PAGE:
38563 Reaching Clinicians to Normalize HPV Vaccination for Preteens

Sarah Cutchin, MPH, BS, Northrop Grumman, Atlanta, GA and Jill Roark, MPH, National Center for Immunization and Respiratory Diseases (NCIRD), Health Communication Science Office (HCSO), CDC, Atlanta, GA

Background: This presentation on CDC’s HPV Vaccine is Cancer Prevention campaign will demonstrate how clinician engagement, peer-to-peer outreach, and paid media, can be used to reach target audiences and share research-based messages and materials to ensure clear, consistent communication.

Program background:  Since an effective recommendation for HPV vaccination from a clinician is the top predictor for vaccination, CDC implemented a multi-faceted campaign to inform and support pediatric clinicians who can help prevent future cases of HPV cancers by recommending and administering HPV vaccine.

Evaluation Methods and Results: Clinician outreach included a digital and print media buy targeting clinician audiences who influence parents’ vaccination decisions such as pediatricians, family physicians, physician assistants, nurse practitioners, and obstetrician-gynecologists. Clinicians were also engaged at major medical conferences presentations and exhibit booths to share guidelines and successful techniques for improving vaccination. CDC secured strategic paid advertising at the medical conferences, including exclusive on-site placements to drive traffic to CDC’s booth.  The #PreteenVaxScene Adolescent Immunization Webinar Series was implemented to educate clinicians and public health professionals about changes in recommendations, and specific communication strategies to increase HPV vaccine uptake.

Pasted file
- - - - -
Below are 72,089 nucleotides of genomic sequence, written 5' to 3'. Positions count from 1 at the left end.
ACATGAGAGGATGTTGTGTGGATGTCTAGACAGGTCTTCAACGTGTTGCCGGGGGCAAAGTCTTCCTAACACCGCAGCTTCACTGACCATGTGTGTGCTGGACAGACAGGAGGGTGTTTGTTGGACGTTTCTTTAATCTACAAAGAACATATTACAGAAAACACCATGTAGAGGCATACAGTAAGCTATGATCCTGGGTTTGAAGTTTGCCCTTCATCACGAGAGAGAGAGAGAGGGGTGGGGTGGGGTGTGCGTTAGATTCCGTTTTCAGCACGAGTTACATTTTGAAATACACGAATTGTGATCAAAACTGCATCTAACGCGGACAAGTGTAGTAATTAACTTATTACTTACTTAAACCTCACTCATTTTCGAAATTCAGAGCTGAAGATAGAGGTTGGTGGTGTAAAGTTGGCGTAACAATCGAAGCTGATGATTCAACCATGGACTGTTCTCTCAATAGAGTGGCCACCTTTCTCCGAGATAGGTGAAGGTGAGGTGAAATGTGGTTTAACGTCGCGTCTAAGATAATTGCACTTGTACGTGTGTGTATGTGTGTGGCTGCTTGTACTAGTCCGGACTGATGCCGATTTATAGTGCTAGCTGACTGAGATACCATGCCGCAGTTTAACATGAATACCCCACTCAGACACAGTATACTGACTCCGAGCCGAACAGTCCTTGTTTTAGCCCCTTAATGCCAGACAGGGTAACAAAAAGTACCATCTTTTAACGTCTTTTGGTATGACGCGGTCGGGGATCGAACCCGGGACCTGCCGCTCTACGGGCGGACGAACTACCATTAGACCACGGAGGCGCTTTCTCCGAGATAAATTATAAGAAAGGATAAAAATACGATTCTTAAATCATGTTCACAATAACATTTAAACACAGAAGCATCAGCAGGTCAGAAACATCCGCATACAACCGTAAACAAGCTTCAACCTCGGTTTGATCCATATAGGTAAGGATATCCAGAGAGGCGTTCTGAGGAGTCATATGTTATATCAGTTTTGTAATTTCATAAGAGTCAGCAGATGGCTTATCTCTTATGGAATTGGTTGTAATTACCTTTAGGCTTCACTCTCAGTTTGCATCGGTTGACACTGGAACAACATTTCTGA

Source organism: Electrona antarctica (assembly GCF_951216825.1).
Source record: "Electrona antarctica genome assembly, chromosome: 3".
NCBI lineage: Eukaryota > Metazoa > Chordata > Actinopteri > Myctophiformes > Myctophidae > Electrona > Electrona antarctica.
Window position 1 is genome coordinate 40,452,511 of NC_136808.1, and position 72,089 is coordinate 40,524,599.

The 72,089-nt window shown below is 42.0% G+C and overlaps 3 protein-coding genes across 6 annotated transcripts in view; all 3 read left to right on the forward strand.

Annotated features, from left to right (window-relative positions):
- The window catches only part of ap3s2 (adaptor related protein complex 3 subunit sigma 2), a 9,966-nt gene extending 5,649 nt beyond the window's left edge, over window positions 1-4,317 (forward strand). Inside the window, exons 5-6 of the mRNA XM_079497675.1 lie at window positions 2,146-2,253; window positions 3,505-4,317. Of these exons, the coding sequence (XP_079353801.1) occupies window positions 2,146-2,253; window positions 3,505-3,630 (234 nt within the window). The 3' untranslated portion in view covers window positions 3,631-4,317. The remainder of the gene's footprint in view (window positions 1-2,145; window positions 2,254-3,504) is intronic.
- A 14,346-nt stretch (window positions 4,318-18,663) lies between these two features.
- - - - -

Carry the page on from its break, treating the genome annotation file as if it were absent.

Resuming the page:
Conclusions: Print and digital ads earned more than 226M impressions and nearly 550,000 click-throughs to the CDC’s HPV website. Across four conferences of pediatric and family medicine, more than 2000 conference attendees visited the CDC exhibit booth, and 300 attended conference sessions on HPV vaccination. At these events, clinicians interacted with HPV vaccination champions/clinician influencers, and received targeted campaign materials, including 2,750 action cards with steps for implementing changes to increase HPV vaccination rates. CDC also held twelve live webinars that engaged a total of 8,316 participants. Participants answered two satisfaction polling questions during each webinar, and most reported receiving helpful/very helpful information that they would use in their practices. Eight webinars were posted online and viewed nearly 10,000 times to date.

Implications for research and/or practice: Clinician engagement, peer-to-peer outreach, and paid media are all helping CDC achieve its goal of increasing awareness of the importance of HPV vaccination to prevent cancer and increasing uptake of HPV vaccine among adolescents ages 11–12.